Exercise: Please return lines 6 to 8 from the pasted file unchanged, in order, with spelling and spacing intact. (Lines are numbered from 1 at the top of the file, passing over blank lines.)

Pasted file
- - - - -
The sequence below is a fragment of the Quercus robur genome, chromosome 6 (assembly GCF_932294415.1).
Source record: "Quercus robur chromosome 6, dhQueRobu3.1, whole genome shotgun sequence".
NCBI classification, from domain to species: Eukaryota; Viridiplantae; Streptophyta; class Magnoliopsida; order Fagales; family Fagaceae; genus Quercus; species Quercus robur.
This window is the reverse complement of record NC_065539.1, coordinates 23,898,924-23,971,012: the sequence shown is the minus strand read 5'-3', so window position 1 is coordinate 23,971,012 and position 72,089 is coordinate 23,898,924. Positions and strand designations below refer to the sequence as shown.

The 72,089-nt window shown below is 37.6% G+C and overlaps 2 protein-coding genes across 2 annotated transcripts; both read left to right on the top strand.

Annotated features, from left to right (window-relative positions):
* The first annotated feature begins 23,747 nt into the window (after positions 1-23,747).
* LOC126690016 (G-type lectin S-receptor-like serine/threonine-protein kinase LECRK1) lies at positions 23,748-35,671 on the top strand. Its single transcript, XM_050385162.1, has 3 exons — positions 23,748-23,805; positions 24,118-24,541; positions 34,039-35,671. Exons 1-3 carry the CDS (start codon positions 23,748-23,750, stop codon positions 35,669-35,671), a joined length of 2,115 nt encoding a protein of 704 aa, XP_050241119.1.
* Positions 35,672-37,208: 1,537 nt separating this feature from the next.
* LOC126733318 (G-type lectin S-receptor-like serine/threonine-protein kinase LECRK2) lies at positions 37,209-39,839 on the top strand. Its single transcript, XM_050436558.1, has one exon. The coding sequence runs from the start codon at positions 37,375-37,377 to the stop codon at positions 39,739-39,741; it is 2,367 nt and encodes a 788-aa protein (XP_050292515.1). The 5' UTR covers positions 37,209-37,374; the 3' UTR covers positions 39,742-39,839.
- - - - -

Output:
Annotated features, from left to right (window-relative positions):
* The first annotated feature begins 23,747 nt into the window (after positions 1-23,747).
* LOC126690016 (G-type lectin S-receptor-like serine/threonine-protein kinase LECRK1) lies at positions 23,748-35,671 on the top strand. Its single transcript, XM_050385162.1, has 3 exons — positions 23,748-23,805; positions 24,118-24,541; positions 34,039-35,671. Exons 1-3 carry the CDS (start codon positions 23,748-23,750, stop codon positions 35,669-35,671), a joined length of 2,115 nt encoding a protein of 704 aa, XP_050241119.1.